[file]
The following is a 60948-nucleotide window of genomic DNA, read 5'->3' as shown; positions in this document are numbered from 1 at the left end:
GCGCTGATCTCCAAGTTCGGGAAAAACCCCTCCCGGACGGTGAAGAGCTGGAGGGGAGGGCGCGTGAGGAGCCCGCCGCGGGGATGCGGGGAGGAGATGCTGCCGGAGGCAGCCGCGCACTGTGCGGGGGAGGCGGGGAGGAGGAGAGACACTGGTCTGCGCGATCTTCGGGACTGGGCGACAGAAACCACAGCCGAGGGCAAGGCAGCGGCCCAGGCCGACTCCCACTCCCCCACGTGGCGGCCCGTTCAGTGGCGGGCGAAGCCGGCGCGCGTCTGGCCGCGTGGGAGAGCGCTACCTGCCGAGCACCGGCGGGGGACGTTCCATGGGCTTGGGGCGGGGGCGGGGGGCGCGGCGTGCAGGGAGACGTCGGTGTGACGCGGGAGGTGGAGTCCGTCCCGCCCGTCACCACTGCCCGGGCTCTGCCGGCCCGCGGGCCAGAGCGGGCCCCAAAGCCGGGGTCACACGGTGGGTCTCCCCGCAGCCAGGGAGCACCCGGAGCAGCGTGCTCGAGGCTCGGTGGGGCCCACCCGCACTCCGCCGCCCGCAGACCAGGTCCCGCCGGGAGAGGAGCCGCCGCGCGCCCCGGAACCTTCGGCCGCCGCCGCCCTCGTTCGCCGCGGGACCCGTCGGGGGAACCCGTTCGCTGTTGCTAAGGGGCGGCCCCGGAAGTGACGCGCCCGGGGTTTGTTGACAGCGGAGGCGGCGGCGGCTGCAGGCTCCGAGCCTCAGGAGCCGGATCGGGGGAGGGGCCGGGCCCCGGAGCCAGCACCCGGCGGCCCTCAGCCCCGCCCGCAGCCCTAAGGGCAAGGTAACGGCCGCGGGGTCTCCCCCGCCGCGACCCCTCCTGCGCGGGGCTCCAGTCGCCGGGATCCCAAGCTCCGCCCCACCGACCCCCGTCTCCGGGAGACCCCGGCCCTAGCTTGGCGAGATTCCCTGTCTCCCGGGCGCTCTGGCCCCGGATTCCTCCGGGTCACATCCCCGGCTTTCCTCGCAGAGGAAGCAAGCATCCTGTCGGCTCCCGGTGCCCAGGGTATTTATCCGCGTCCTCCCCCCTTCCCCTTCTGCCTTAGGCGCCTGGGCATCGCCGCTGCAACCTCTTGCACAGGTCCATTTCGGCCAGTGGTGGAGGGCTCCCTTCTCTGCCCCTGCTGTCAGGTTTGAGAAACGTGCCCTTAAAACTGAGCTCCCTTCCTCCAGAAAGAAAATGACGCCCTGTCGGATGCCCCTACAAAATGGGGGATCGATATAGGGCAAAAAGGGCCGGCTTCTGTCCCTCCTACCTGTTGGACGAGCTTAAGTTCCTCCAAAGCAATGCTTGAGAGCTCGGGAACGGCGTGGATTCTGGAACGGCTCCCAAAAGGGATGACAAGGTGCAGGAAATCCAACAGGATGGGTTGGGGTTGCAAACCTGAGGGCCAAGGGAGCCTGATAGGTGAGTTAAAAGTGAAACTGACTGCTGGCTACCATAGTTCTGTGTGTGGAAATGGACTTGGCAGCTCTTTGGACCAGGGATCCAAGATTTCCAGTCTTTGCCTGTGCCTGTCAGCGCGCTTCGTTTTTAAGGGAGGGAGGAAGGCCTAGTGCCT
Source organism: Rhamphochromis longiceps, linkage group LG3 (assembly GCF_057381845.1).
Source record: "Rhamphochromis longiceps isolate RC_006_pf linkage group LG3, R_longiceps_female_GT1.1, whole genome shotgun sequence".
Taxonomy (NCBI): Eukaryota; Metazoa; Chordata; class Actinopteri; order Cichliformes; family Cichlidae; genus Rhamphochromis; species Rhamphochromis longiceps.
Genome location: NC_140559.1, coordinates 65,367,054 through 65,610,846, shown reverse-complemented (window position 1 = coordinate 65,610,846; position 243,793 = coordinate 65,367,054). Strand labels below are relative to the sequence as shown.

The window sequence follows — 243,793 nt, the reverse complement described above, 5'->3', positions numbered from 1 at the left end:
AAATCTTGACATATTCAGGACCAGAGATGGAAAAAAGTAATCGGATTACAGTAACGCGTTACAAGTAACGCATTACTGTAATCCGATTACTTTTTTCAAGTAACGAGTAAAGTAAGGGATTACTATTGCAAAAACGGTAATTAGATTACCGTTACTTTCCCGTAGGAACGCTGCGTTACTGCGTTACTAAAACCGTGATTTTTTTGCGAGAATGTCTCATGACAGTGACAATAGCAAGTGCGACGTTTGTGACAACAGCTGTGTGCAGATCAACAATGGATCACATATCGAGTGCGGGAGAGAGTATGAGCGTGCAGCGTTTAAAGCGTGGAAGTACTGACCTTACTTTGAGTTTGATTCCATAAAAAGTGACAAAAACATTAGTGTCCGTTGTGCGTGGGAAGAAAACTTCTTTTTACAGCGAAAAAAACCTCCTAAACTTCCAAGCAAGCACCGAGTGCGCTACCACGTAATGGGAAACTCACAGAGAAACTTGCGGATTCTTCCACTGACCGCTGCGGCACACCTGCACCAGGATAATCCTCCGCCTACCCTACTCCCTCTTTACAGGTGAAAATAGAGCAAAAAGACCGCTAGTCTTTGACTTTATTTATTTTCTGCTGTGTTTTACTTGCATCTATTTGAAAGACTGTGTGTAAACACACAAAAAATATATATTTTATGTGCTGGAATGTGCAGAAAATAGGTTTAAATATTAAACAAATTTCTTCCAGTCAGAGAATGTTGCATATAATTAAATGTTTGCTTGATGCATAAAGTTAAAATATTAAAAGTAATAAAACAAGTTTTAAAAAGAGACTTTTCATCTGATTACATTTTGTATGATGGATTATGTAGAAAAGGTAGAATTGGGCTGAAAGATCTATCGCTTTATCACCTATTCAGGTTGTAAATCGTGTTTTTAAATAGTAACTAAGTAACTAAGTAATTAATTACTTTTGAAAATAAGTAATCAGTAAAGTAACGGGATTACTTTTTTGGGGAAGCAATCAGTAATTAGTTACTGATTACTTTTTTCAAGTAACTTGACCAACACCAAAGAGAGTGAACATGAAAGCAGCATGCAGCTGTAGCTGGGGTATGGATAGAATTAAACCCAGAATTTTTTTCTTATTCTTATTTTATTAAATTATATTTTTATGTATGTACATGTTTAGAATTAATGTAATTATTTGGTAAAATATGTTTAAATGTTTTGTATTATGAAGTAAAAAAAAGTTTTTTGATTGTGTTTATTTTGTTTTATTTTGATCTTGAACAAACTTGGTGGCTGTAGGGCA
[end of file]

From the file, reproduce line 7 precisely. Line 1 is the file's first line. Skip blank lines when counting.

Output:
The window sequence follows — 243,793 nt, the reverse complement described above, 5'->3', positions numbered from 1 at the left end: